Table 3, Overall Predicted Secondary Structure Composition

Total Number

Frac. a.a. in...






















































Secondary structure composition of eight genomes, as predicted by the GOR program [167], applied to every amino acid (a.a.) in each genome. This gives a somewhat lower fraction of helix than in one just predicts the structure of the uncharacterized regions as defined in Figure 8. Genome names are defined in Table 1. Table is adapted from [184].


Figure 1, At What Structural Resolution do Organisms Differ?

Schematic illustrates a question involved in comparing genomes in terms of protein folds. Different organisms (e.g. a yeast and E. coli or a person and a plant) clearly appear morphologically distinct at macroscopic resolution (1 m to 10-6 m). However, they look the same at truly atomic resolution (~1 Å), where they are composed of similar proportions of the organic elements. At what resolution does one start to see differences?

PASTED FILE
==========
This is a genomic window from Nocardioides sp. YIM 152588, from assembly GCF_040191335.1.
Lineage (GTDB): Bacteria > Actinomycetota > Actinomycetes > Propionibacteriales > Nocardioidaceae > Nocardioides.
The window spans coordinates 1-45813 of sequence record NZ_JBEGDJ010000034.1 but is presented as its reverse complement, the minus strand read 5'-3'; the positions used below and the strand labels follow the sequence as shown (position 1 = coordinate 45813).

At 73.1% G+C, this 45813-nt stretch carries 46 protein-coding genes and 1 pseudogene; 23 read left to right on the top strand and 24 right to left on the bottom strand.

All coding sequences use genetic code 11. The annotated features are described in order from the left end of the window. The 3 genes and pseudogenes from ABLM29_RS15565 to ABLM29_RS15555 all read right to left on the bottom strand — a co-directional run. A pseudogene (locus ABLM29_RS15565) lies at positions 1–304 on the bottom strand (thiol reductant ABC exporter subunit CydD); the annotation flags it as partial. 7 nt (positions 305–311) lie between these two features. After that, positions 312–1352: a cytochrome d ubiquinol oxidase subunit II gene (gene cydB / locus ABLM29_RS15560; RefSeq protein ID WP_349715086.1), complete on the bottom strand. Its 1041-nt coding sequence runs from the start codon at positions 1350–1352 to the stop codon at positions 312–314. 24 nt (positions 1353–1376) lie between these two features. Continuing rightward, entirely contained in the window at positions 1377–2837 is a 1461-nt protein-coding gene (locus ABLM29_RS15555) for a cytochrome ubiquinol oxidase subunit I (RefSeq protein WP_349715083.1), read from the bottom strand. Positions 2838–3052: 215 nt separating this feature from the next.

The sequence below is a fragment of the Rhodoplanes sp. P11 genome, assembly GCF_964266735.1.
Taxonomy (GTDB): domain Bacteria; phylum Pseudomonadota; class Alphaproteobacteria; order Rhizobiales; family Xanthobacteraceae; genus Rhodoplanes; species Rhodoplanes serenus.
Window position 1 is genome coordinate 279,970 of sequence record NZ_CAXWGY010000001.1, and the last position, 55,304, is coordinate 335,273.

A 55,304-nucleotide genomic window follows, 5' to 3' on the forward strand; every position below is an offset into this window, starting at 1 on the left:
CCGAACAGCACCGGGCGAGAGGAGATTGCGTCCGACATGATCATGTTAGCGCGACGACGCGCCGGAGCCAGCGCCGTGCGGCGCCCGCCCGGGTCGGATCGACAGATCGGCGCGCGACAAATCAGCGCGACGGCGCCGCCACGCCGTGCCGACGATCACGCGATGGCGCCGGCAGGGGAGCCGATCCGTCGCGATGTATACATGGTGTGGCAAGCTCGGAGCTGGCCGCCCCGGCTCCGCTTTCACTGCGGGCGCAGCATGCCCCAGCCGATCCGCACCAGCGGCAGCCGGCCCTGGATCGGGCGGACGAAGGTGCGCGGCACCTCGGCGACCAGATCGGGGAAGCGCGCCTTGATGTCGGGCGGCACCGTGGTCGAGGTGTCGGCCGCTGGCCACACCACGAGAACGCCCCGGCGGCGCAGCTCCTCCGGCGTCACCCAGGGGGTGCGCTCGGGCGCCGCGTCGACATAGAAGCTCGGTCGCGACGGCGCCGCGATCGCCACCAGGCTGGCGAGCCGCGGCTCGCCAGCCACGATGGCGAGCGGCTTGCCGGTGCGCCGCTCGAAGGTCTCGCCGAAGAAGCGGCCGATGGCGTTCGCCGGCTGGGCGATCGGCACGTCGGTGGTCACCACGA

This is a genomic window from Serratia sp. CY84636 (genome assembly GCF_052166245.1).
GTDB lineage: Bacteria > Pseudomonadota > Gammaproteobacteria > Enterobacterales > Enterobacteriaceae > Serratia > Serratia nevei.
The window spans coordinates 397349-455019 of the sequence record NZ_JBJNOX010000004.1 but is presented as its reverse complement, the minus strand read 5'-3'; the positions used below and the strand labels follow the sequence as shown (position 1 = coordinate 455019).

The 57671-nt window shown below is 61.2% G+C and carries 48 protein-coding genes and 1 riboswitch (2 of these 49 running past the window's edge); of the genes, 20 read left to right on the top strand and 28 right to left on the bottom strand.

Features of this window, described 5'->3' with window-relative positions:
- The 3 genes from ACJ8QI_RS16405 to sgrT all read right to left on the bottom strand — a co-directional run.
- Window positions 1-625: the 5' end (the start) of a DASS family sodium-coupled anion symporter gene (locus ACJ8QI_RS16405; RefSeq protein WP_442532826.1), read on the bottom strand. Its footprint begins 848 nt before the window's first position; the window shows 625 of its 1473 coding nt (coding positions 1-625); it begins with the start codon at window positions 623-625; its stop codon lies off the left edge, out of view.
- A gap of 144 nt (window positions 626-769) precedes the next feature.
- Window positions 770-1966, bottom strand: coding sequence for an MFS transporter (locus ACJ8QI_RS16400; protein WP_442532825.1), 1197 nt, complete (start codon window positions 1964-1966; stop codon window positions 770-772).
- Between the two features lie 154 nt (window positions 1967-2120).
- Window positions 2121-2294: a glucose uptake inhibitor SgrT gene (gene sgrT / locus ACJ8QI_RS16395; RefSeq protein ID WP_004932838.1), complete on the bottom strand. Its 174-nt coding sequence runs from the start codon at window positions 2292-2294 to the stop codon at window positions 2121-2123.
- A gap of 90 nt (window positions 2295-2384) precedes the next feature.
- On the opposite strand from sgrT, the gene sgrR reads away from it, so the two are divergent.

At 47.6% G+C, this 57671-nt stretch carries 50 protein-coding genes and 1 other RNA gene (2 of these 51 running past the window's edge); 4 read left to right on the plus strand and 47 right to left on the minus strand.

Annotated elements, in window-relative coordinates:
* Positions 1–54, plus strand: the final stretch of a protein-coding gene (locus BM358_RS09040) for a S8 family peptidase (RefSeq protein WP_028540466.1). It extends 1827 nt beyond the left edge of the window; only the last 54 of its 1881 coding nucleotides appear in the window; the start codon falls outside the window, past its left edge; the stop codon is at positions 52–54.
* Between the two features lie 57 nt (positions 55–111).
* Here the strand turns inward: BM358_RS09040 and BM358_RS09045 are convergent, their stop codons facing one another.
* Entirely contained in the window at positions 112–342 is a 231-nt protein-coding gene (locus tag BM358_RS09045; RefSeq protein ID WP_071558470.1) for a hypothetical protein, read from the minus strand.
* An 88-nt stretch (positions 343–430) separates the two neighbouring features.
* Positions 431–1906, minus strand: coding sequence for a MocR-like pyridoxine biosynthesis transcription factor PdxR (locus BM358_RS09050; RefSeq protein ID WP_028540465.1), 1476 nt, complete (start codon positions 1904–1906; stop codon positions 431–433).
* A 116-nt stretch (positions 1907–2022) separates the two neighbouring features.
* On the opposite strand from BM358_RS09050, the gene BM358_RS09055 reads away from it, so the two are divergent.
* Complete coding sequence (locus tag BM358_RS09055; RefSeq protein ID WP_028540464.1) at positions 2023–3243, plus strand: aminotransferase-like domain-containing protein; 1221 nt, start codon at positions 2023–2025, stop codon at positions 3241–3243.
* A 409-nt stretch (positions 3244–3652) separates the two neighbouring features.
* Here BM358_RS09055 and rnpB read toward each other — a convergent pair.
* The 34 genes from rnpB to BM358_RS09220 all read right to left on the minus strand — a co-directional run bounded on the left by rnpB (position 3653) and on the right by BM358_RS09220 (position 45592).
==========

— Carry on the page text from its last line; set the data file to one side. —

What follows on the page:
Figure 2, Relationship between Sequence Similarity and Structural Similarity